Nicolas Sarkozy is likely to make political capital out of it and seek to boost re-election bid
India's decision to buy 126 French-made Rafale fighter jets for its air force in a colossal 7.9 billion Euro deal, has understandably made headline news in France with a discreet popping of champagne corks, not just at Dassault Aviation, the makers of the plane, but within President Sarkozy's entourage and his Conservative UMP Party.
This French victory over the rival Eurofighter Typhoon (made by EADS and financed by a four-nation consortium that includes Britain, Germany, Spain and Italy) comes at a crucial time for the French President who is facing a difficult re-election bid in May 2012. With less than 15 weeks of campaigning left and extremely poor ratings, Mr. Sarkozy, who in the past has described himself as his country's “top salesman” is likely to milk the deal for all it is worth.
Serge Dassault, the Chairman and CEO of Dassault Aviation is a right-wing Senator and member of the ruling conservative UMP Party. He is also one of Mr. Sarkozy's most ardent supporters and uses his right-wing daily, Le Figaro, to further the President's cause. Both men are probably enjoying a rare moment of quiet victory before the fraught campaign weeks that lie ahead.
France had almost given up hope of ever selling its hugely expensive technological marvel. Rafale in French means gale, gust or squall and an acerbic scribe once remarked that the cash-guzzling Rafale programme was more of a tornado than a gale, sucking up a massive chunk of the defence ministry's budget. Had the deal not gone through, Dassault Aviation, which has been experiencing significant financial difficulties, would have been obliged to stop the Rafale programme altogether.
In its 26-year-old history, France has been incapable of selling a single plane outside its own frontiers. Defence Minister Gerard Longuet said last December after the nth prospective buyer opted out of bidding for the plane that if no foreign buyer could be found to underwrite the programme, he would have no choice but to scrap Rafale.
French Ambassador to New Delhi Francois Richier undertook several trips to Paris these past weeks in an attempt to throw in last minute sweeteners that would swing the deal for France. Ultimately, it was the price factor that carried the day, reliable sources said.
The Rafale first took to the skies in 1986 and at one point or another since, South Korea, The Netherlands, Singapore, Morocco, Libya, Brazil, Saudi Arabia, the UAE, Switzerland, Greece and even Britain's Royal Navy were tipped to purchase the fighter. All declined after showing initial interest. Too expensive, too difficult to handle, too sophisticated, they said.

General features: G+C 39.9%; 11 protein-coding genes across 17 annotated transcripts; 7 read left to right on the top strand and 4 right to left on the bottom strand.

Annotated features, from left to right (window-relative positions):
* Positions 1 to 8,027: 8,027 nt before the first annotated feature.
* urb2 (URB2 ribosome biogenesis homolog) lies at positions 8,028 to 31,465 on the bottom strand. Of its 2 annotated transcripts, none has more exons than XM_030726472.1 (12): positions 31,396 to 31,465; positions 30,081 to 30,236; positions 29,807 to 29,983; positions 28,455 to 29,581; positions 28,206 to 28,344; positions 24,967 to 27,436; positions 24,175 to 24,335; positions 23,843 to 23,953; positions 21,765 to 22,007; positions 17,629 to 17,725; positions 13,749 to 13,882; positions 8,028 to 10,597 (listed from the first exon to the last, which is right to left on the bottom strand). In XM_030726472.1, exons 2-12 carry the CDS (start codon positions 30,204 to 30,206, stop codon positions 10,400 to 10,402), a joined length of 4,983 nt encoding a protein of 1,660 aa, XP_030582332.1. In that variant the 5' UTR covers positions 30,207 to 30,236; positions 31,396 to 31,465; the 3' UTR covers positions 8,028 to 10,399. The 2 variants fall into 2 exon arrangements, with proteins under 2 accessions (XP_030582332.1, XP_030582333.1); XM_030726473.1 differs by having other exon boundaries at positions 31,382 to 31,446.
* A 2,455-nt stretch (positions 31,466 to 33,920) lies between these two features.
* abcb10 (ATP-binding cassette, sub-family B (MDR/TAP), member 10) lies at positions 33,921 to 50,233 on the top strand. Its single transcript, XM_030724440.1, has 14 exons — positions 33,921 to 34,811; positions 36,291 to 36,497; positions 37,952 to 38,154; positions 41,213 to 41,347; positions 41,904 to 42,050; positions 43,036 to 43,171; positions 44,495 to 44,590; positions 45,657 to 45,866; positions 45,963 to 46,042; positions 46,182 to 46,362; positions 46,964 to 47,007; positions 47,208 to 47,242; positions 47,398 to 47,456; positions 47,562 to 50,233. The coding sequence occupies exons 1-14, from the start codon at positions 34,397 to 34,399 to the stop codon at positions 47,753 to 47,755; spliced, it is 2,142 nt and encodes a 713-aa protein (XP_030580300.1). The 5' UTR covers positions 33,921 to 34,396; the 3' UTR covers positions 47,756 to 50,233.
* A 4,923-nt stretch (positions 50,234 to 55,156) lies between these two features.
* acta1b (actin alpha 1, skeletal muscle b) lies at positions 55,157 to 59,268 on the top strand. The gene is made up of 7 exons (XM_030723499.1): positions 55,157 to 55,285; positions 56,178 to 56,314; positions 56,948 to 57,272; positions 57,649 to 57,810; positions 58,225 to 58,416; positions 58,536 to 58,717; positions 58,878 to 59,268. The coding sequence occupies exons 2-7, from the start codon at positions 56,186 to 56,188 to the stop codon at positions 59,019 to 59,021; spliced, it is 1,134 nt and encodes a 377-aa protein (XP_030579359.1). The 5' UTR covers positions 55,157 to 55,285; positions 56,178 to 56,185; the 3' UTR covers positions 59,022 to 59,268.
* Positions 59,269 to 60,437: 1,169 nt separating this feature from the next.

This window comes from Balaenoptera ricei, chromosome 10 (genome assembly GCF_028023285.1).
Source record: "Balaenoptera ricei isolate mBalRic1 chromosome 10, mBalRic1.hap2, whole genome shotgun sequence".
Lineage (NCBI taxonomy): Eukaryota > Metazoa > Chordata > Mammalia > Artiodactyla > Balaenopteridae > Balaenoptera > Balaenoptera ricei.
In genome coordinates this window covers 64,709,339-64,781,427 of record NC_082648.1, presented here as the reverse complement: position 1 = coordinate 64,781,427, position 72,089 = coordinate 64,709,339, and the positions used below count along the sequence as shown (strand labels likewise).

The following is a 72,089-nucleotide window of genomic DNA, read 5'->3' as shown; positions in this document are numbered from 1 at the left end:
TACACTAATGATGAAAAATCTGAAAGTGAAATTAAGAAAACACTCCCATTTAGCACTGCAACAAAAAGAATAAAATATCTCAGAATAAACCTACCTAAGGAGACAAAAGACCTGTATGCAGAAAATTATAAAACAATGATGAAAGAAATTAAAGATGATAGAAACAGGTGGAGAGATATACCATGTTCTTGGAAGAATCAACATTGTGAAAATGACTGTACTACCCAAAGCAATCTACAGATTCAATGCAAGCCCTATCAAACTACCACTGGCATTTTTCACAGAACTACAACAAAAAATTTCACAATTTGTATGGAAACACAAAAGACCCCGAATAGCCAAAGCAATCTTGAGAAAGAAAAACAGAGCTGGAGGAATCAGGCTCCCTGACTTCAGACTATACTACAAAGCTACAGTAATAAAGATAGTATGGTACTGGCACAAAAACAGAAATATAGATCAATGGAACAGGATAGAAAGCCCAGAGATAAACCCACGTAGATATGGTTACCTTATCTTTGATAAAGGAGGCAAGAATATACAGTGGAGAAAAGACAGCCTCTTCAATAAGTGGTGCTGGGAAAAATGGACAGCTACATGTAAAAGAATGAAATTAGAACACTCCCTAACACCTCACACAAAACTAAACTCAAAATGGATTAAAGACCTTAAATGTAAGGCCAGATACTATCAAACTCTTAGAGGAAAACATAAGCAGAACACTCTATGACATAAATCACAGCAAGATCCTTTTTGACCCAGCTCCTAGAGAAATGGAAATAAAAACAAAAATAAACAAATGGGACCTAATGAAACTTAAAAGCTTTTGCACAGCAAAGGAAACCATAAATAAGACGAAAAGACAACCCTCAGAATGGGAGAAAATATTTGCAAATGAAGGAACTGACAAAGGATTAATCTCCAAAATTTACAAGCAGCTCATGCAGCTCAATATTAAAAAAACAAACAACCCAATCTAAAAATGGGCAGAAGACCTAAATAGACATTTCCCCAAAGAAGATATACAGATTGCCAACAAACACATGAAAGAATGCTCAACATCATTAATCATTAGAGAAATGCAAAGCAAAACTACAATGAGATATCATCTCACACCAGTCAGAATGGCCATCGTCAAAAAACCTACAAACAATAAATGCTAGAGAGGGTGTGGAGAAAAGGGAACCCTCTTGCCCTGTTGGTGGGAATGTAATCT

But the news from New Delhi that final negotiations had been opened for the purchase by India of 126 Rafale jets made Dassault Aviation's share price jump a record 20 per cent on European markets, bringing the share to its highest level in 22 years. Officially, the company remained prudent, indicating that the announcement in Delhi was “just another step” towards reaching a commercial agreement. “No contract has been signed as yet. We have just moved one step closer to finalisation,” a source at Dassault told Reuters agency.
The Hindu's sources however indicated that the contract was a lifesaver for Dassault, which “could have experienced serious problems with job cutbacks and factory closures had this contract not come through.” Insiders say there was “unmitigated relief and joy” at Dassault headquarters.
There was some bitterness at EADS, the makers of the rival Eurofighter. A source at EADS told The Hindu that India's decision was “dictated as much by political concerns as it was by military ones.” The source said that the Eurofighter was a more advanced, younger and more modern aircraft. The fact that France has a permanent UN Security Council seat tipped the balance in favour of Rafale, the source indicated.
So fierce was the competition between the two companies that EADS Chief Louis Gallois who is French, expressly asked The Hindu to refrain from publishing his interview while Mr. Sarkozy was still on Indian soil during the latter's official visit in December 2010. “We are both pushing competing products. It could complicate matters,” Mr. Gallois, who was part of President Sarkozy's delegation explained.
Pat for transparency
Mr. Sarkozy in a statement obliquely refuted EADS suggestions that he had used political clout to swing the contract by praising the “transparency” of the selection process adopted by the Defence Ministry.
But his ministers themselves preferred to remain discreet. Pierre Lellouche, the junior minister for foreign trade said: “We have won the contract but it still remains to be finalised. We have entered a phase of exclusive negotiations.” Officials at the Finance Ministry said: “If any announcement is to be made at all, it will come from the Elysee presidential palace.”